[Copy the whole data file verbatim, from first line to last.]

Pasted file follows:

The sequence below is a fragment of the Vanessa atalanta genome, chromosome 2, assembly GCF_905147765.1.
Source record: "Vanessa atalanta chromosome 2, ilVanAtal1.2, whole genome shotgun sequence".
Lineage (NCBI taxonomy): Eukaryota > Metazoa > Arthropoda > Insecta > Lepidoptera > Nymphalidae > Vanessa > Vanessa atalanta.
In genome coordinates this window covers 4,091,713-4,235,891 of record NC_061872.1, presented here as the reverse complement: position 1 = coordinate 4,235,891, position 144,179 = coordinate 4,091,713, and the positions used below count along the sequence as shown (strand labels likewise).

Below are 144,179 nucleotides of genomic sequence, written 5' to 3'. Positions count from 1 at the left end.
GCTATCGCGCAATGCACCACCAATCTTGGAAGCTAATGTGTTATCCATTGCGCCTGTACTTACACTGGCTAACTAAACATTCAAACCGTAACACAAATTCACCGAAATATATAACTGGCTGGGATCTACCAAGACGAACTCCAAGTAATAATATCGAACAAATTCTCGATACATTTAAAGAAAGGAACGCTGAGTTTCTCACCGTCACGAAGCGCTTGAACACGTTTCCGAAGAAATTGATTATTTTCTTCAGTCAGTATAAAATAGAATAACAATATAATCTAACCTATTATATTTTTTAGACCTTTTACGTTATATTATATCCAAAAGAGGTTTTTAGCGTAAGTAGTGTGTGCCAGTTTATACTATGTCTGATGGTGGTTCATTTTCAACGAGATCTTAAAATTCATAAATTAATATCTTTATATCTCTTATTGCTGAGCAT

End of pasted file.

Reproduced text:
The sequence below is a fragment of the Vanessa atalanta genome, chromosome 2, assembly GCF_905147765.1.
Source record: "Vanessa atalanta chromosome 2, ilVanAtal1.2, whole genome shotgun sequence".
Lineage (NCBI taxonomy): Eukaryota > Metazoa > Arthropoda > Insecta > Lepidoptera > Nymphalidae > Vanessa > Vanessa atalanta.
In genome coordinates this window covers 4,091,713-4,235,891 of record NC_061872.1, presented here as the reverse complement: position 1 = coordinate 4,235,891, position 144,179 = coordinate 4,091,713, and the positions used below count along the sequence as shown (strand labels likewise).

Below are 144,179 nucleotides of genomic sequence, written 5' to 3'. Positions count from 1 at the left end.
GCTATCGCGCAATGCACCACCAATCTTGGAAGCTAATGTGTTATCCATTGCGCCTGTACTTACACTGGCTAACTAAACATTCAAACCGTAACACAAATTCACCGAAATATATAACTGGCTGGGATCTACCAAGACGAACTCCAAGTAATAATATCGAACAAATTCTCGATACATTTAAAGAAAGGAACGCTGAGTTTCTCACCGTCACGAAGCGCTTGAACACGTTTCCGAAGAAATTGATTATTTTCTTCAGTCAGTATAAAATAGAATAACAATATAATCTAACCTATTATATTTTTTAGACCTTTTACGTTATATTATATCCAAAAGAGGTTTTTAGCGTAAGTAGTGTGTGCCAGTTTATACTATGTCTGATGGTGGTTCATTTTCAACGAGATCTTAAAATTCATAAATTAATATCTTTATATCTCTTATTGCTGAGCAT